After his levee, that is to say, giving directions about the labors of the next day, and seeing all the peasants who had business with him, Levin went back to his study and sat down to work.
Laska lay under the table; Agafea Mihalovna settled herself in her place with her stocking.
After writing for a little while, Levin suddenly thought with exceptional vividness of Kitty, her refusal, and their last meeting. He got up and began walking about the room.
“What’s the use of being dreary?” said Agafea Mihalovna. “Come, why do you stay on at home? You ought to go to some warm springs, especially now you’re ready for the journey.”
“Well, I am going away the day after tomorrow, Agafea Mihalovna; I must finish my work.”
“There, there, your work, you say! As if you hadn’t done enough for the peasants! Why, as ’tis, they’re saying, ’Your master will be getting some honor from the Tsar for it.’ Indeed and it is a strange thing; why need you worry about the peasants?”
“I’m not worrying about them; I’m doing it for my own good.”
Agafea Mihalovna knew every detail of Levin’s plans for his land. Levin often put his views before her in all their complexity, and not uncommonly he argued with her and did not agree with her comments. But on this occasion she entirely misinterpreted what he had said.
“Of one’s soul’s salvation we all know and must think before all else,” she said with a sigh. “Parfen Denisitch now, for all he was no scholar, he died a death that God grant every one of us the like,” she said, referring to a servant who had died recently. “Took the sacrament and all.”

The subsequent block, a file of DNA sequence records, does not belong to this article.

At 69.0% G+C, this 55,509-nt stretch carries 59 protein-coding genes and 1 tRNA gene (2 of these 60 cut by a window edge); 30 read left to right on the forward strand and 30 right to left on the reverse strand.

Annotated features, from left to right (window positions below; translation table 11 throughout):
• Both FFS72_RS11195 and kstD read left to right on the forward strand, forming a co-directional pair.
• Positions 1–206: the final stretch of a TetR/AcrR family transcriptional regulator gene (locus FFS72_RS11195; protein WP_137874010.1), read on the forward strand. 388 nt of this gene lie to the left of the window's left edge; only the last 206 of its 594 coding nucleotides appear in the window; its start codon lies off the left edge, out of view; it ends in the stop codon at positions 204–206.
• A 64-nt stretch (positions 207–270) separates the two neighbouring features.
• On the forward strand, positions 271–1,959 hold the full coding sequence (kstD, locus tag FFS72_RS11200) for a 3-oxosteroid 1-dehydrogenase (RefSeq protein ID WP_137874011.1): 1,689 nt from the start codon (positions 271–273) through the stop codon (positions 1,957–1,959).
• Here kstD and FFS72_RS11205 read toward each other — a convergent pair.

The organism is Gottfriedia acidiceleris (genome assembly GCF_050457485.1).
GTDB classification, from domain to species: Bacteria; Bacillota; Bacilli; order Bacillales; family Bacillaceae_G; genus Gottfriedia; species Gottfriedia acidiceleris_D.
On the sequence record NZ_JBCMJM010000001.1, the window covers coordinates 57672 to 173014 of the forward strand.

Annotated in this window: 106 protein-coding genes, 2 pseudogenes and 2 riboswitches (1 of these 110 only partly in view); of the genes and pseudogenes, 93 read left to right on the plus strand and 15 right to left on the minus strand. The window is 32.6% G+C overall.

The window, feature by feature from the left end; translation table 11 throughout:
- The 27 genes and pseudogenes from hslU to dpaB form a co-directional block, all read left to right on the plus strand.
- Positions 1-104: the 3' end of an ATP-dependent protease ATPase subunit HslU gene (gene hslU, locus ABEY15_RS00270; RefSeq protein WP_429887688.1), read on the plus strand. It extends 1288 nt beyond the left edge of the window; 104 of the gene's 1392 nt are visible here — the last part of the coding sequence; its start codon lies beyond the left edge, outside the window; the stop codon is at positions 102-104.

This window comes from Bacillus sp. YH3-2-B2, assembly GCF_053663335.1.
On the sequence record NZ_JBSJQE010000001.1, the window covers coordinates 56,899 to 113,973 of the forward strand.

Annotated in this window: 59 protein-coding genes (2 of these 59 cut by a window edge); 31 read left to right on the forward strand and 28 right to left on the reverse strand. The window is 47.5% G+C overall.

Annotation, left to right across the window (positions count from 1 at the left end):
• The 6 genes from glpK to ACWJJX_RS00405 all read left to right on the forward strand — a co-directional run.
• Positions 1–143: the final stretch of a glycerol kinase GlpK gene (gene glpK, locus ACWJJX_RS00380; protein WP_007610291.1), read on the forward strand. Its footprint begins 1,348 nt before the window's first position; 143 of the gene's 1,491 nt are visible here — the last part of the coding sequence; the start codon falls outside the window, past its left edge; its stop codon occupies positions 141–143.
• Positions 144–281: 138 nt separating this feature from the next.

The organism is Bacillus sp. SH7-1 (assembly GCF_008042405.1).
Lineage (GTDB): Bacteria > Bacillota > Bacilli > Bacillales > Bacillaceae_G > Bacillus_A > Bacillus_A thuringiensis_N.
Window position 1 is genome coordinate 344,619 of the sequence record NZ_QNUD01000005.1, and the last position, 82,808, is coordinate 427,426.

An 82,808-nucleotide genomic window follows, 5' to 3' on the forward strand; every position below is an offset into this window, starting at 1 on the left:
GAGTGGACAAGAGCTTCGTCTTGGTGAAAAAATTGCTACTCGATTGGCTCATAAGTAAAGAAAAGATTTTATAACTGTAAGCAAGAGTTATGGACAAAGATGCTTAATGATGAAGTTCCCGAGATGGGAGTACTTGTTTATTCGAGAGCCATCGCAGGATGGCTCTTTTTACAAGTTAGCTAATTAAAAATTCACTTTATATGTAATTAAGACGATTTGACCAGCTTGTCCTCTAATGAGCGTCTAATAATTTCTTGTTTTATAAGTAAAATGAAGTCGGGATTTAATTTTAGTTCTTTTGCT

“That’s not what I mean,” said he. “I mean that I’m acting for my own advantage. It’s all the better for me if the peasants do their work better.”
“Well, whatever you do, if he’s a lazy good-for-nought, everything’ll be at sixes and sevens. If he has a conscience, he’ll work, and if not, there’s no doing anything.”
“Oh, come, you say yourself Ivan has begun looking after the cattle better.”
“All I say is,” answered Agafea Mihalovna, evidently not speaking at random, but in strict sequence of idea, “that you ought to get married, that’s what I say.”
Agafea Mihalovna’s allusion to the very subject he had only just been thinking about, hurt and stung him. Levin scowled, and without answering her, he sat down again to his work, repeating to himself all that he had been thinking of the real significance of that work. Only at intervals he listened in the stillness to the click of Agafea Mihalovna’s needles, and recollecting what he did not want to remember, he frowned again.
At nine o’clock they heard the bell and the faint vibration of a carriage over the mud.
“Well, here’s visitors come to us, and you won’t be dull,” said Agafea Mihalovna, getting up and going to the door. But Levin overtook her. His work was not going well now, and he was glad of a visitor, whoever it might be.